- Make sure executives have your back. Or, if you run a smaller company, key stakeholders. There will always be that oppose change. They are not mentally ready. They think old ways are good enough. They believe that if it’s not broken, you don’t have to touch it. Explain to your high-stakes team what will happen and how much their support will help. In highly structured firms, the information goes down. In smaller teams, information takes the form of ripples. No matter the form, people will fear, oppose or actively block change. It’s natural. Be prepared and mitigate the risk of derailing the “digital transformation project”.
- If internal resistance is too strong, run the lighthouse project. It’s a smaller-scale initiative that can be limited to one business unit. Its impact on the organization will be smaller, the risks minimal, budget more friendly. It will help people understand the scope of the change, and give them a chance to familiarize themselves with what they don’t know or are afraid of.
- Water the ground for an agile mindset. It’s not necessary in every case but it highly helps. Not every company knows what agile is, not every company uses it. Some do it to some extent. By working with a software development company, you will be “sentenced” to a certain level of cooperation. It will give structure to the whole process.
- Figure out how to measure progress. People often forget about this “tiny” remark. Implementing something only for implementation’s sake is short-sighted. You may want to think about increased revenue but it’s not the most important metric. Money is always a result, not a goal. More important is a stable growth of the company, number of users, their engagement, level of satisfaction, and so on. Money will come naturally; it’s the basics we all have to focus on first.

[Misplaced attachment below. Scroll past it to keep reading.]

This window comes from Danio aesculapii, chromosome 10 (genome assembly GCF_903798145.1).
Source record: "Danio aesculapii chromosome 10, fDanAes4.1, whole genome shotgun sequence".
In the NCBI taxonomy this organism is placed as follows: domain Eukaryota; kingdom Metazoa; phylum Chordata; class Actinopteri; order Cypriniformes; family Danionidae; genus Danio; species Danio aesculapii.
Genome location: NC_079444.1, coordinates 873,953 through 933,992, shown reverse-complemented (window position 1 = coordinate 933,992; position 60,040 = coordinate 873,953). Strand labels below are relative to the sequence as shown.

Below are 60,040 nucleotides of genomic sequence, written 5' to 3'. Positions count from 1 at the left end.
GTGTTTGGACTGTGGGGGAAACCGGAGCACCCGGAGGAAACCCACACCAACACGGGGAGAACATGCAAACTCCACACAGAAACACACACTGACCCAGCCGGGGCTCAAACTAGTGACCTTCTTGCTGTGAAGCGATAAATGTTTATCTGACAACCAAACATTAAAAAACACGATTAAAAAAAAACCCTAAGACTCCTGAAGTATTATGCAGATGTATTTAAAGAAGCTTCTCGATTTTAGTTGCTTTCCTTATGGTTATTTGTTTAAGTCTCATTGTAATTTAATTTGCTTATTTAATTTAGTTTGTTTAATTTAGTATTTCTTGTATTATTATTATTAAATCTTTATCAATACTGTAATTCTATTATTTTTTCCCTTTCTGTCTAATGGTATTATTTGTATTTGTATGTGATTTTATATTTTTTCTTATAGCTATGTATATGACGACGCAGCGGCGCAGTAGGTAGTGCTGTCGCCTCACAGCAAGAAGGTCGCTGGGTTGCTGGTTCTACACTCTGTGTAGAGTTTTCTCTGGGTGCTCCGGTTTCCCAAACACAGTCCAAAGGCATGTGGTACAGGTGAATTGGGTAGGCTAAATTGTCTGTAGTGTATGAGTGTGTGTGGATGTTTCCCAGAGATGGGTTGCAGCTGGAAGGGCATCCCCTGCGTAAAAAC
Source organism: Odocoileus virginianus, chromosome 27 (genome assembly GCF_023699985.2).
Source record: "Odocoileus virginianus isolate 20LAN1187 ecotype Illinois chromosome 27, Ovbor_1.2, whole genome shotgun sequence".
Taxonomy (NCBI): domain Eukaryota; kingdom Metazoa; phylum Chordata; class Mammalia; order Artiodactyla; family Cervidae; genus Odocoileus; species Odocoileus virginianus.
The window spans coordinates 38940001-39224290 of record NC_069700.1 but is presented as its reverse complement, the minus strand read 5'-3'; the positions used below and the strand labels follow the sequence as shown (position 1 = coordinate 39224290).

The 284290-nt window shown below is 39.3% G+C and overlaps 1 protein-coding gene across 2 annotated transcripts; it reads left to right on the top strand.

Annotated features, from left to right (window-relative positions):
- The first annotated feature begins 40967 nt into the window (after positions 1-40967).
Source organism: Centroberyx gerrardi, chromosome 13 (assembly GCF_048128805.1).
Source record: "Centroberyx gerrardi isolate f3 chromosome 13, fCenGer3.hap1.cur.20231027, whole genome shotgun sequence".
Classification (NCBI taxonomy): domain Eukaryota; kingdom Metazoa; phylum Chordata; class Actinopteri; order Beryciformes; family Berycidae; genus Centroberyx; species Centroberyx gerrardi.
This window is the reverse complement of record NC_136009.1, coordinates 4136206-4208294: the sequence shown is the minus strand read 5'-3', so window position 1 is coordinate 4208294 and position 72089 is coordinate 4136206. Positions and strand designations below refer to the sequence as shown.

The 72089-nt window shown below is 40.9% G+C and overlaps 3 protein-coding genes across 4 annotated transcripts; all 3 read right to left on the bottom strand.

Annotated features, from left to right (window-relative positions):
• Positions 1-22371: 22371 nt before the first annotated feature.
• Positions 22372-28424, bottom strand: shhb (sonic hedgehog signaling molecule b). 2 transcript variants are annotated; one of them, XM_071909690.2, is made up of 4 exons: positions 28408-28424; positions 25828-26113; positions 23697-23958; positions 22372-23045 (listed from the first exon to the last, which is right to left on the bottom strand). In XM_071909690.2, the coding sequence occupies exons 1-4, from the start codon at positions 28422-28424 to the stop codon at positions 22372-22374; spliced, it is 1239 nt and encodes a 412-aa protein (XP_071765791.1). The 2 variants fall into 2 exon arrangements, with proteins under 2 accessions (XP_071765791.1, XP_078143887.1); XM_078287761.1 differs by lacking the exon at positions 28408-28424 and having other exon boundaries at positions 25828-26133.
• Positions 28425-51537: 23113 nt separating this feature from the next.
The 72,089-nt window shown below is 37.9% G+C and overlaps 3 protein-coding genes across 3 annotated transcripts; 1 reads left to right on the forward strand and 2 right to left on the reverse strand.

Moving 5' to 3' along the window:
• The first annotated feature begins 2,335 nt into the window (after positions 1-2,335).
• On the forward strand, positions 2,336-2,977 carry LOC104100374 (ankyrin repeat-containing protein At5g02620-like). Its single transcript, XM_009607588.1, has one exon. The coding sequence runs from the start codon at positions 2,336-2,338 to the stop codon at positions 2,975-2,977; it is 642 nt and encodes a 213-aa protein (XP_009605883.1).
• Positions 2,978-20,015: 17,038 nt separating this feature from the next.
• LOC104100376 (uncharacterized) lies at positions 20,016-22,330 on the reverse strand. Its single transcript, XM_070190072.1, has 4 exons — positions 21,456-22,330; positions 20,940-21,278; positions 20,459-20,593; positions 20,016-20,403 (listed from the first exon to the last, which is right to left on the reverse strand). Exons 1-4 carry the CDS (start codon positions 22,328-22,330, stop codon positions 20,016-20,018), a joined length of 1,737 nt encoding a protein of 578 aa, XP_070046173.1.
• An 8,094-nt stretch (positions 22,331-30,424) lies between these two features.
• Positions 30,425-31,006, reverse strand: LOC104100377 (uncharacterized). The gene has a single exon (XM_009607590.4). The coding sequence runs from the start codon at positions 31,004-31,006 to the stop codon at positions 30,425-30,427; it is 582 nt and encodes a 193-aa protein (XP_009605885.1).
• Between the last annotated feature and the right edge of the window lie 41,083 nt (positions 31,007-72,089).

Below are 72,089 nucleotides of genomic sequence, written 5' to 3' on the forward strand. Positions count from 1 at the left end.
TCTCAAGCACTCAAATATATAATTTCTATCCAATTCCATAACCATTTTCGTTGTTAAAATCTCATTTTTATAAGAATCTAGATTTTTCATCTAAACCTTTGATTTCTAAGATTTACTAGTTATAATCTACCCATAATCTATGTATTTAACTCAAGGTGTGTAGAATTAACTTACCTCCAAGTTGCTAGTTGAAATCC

How did the Covid-19 changed the digital transformation process?
It turned many owners and managers into believers. It sped up efforts to go through with it. Finally, I shifted the optics from “effectiveness” to “resilience”.
Many owners and executives saw that unpredictable events like pandemic outbreaks can seriously impact business. Strategy meetings couldn’t be done in the office anymore. People had to adjust their working schedules. Entire supply chains can be broken in a matter of days. Home budgets impact the structure of expenses and boost the attraction of FinTech applications. These are many factors to cover in a matter of weeks, starting from January 2020.
The Covid-19 pushed companies for cloud migration. Since most of the employees were forced to work remotely, the only effective way to sustain businesses was to look at the sky.
Customers also moved to online channels. Dramatically, changing not only their behaviors but also the structure of the business itself. People bought more, spent more money on entertainment, and generally forced businesses to go hard on change.
Digital transformation and its meaning for FinTech
The FinTech market was not an isolated island on the calm ocean. It also took a hit but not as drastic as one could have expected. A report from Houlihan Lokey goes miles to show us how finance technologies were impacted in the first months of the pandemic.
As suspected, people have panicked a bit. That’s why asset and wealth management products were subject to panic peaks and baby steps for the wealthy and middle class alike. Banking and lending applications went steady because they were built on healthy fundamentals. Payments went through some turmoil due to people being locked.
Those were the first few months, how the situation looks right now? Long-term outlooks are favorable. Investment trends promote founders that focus on customer experience, leading their products to the top on popularity lists. Yes, in the first half of 2020 FinTech market took some short-term hits but now investors are confident in teams’ abilities to recover and thrive. The future looks promising.
How can you capitalize on that and go through digital transformation to make an even better product?
Talk, listen, talk, listen, implement
In that order. First, internally introduce the need for change. Then listen to the feedback. Next, talk to your software provider about your organization – struggles and goals. Then listen to what is possible, what’s not, and how the goals can be achieved quicker and cheaper.
The last part is the most satisfying one. Let people work while cooperating with them at least once a week on calls. And watch your application grow.